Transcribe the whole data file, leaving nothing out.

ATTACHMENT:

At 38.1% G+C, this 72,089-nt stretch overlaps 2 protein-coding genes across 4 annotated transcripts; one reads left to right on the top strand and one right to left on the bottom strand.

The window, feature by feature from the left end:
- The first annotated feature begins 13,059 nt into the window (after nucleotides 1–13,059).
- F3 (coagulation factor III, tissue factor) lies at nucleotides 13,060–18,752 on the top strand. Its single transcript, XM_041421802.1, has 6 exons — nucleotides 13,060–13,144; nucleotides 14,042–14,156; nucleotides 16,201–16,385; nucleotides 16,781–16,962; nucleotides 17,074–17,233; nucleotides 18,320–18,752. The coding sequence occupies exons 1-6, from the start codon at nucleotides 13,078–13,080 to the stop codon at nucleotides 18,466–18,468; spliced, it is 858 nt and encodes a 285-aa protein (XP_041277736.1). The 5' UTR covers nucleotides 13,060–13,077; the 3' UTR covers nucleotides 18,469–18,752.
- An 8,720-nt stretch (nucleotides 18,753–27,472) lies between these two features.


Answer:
At 38.1% G+C, this 72,089-nt stretch overlaps 2 protein-coding genes across 4 annotated transcripts; one reads left to right on the top strand and one right to left on the bottom strand.

The window, feature by feature from the left end:
- The first annotated feature begins 13,059 nt into the window (after nucleotides 1–13,059).
- F3 (coagulation factor III, tissue factor) lies at nucleotides 13,060–18,752 on the top strand. Its single transcript, XM_041421802.1, has 6 exons — nucleotides 13,060–13,144; nucleotides 14,042–14,156; nucleotides 16,201–16,385; nucleotides 16,781–16,962; nucleotides 17,074–17,233; nucleotides 18,320–18,752. The coding sequence occupies exons 1-6, from the start codon at nucleotides 13,078–13,080 to the stop codon at nucleotides 18,466–18,468; spliced, it is 858 nt and encodes a 285-aa protein (XP_041277736.1). The 5' UTR covers nucleotides 13,060–13,077; the 3' UTR covers nucleotides 18,469–18,752.
- An 8,720-nt stretch (nucleotides 18,753–27,472) lies between these two features.